I said in my initial write-up that it’s “also about Ismailos’ golden blonde hair — a steady presence from start to finish.”
And yet, smart and agreeably illuminating as it is, I couldn’t at the same time honestly call Great Directors absolutely essential viewing. It’s not what I would call an especially novel or unusual doc, and the bottom line is that there’s no burning reason for it being a film except that Ismailos got to the filmmakers and put it together. Which is fine.
During last May’s showing I kept asking myself “who exactly is Ismailos, who funded the doc, how did she come to know these filmmakers and persuade them to sit down?,” etc.
Five years ago artnet.com described her as an “author and socialite.” I’ve also found a couple of shots of her at some lah-lah lawn parties in the Hamptons. That’s obviously not a crime, but at the same time…why her? And why me, for that matter? Why, I mean, am I writing about her film? Obviously because I was invited to see it, and because I liked it, and because I was invited to the after-party on a yacht in the Cannes marina (which I couldn’t attend). I guess I’m feeling a certain class-based resentment on some level. I’d like to think I do more than eat grass when it’s put before me, but the more I thought about it, the more this film made me feel…I don’t know exactly. I realize I’m not quite getting the thought out.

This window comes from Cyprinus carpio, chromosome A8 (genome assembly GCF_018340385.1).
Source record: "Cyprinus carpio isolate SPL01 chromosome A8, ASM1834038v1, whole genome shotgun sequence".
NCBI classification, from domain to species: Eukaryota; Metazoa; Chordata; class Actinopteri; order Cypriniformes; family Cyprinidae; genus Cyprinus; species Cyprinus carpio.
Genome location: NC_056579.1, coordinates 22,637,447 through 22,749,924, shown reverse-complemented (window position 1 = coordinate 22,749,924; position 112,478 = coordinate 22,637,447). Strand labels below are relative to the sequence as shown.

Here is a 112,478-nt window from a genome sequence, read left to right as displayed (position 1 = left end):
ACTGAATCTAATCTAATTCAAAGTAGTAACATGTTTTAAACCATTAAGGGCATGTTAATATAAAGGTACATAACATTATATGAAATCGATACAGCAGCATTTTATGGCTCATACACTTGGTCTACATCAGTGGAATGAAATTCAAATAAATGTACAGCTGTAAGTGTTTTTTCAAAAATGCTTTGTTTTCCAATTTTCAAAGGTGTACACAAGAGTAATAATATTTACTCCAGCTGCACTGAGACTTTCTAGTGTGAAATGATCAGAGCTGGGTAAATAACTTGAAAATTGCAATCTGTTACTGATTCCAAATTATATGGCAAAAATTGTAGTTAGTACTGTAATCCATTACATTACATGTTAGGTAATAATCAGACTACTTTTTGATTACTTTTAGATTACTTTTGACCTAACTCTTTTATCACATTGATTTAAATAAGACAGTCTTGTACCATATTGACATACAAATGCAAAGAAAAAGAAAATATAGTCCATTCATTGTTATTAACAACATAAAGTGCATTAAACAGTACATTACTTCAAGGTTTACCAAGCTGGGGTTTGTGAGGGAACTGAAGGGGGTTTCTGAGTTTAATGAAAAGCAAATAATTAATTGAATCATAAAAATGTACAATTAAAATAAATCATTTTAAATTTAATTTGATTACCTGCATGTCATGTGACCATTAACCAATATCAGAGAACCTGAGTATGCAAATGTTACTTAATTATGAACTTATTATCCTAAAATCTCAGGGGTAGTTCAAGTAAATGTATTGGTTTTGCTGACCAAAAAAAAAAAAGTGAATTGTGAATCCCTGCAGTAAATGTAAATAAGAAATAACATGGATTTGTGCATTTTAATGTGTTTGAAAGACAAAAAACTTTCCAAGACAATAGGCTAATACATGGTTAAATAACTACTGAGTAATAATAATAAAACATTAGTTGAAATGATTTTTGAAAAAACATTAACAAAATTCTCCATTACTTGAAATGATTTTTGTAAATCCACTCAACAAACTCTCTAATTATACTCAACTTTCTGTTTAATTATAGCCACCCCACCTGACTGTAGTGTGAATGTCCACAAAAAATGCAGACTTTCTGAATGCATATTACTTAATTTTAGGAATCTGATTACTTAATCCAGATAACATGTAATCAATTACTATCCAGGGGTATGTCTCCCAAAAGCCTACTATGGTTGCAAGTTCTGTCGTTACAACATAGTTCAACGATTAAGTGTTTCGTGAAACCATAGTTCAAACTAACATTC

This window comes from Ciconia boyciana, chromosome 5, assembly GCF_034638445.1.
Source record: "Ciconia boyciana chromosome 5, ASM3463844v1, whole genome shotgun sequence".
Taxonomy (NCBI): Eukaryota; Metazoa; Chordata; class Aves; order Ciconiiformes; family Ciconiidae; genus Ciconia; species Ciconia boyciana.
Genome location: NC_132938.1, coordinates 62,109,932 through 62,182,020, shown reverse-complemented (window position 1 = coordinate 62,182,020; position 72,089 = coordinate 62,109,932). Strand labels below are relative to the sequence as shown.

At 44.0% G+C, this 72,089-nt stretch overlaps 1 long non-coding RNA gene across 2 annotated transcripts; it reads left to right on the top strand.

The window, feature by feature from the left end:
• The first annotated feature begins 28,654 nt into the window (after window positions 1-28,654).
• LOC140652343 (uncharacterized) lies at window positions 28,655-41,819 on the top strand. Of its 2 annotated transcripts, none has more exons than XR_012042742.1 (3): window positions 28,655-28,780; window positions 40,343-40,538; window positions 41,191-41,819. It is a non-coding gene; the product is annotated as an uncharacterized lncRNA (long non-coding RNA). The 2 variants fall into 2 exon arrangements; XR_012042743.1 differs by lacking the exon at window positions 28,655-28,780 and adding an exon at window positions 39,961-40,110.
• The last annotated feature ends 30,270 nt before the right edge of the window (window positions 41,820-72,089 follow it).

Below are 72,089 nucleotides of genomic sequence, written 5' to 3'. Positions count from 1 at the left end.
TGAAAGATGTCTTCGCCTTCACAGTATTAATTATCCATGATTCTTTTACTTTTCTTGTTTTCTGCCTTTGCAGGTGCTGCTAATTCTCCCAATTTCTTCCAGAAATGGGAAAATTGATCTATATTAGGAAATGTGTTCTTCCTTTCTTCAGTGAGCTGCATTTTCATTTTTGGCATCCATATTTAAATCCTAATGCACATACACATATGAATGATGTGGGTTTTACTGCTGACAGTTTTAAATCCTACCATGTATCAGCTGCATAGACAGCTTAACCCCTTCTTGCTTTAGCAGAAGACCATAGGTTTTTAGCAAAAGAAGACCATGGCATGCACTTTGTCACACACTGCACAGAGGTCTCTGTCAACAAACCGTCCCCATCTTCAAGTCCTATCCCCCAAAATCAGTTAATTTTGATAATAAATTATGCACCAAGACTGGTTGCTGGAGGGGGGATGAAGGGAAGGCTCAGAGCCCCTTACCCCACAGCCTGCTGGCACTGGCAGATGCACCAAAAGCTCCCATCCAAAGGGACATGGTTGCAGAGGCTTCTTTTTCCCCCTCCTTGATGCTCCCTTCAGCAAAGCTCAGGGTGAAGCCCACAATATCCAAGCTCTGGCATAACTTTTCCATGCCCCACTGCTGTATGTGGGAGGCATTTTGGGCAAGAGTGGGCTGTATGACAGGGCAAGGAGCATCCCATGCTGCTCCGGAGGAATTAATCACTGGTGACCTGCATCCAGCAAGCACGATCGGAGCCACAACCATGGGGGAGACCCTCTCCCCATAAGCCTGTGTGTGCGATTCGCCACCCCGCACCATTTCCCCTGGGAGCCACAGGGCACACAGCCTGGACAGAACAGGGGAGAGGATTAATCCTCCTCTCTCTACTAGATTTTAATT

No disrespect intended, but I would be more interested in a doc about major directors by LexG than Ismailos. I just get the feeling that she socialized and blue-chipped her way into this project while LexG, suffering as he does on a nightly basis in the San Fernando Valley, has more of a blood-sweat-and-tears investment in transcendent films — he needs them like Gasim in Lawrence of Arabia needs water as he treks across the Nefud desert. Mailos, obviously bright and educated, could be the sensitive and concerned wife (or daughter) of a British officer based in Cairo who wants to make a film about the Arab uprising. Which is fine and good, admirable even, except for a certain vitality or hunger or need that only guys like Gasim have. That’s fair to say, I think.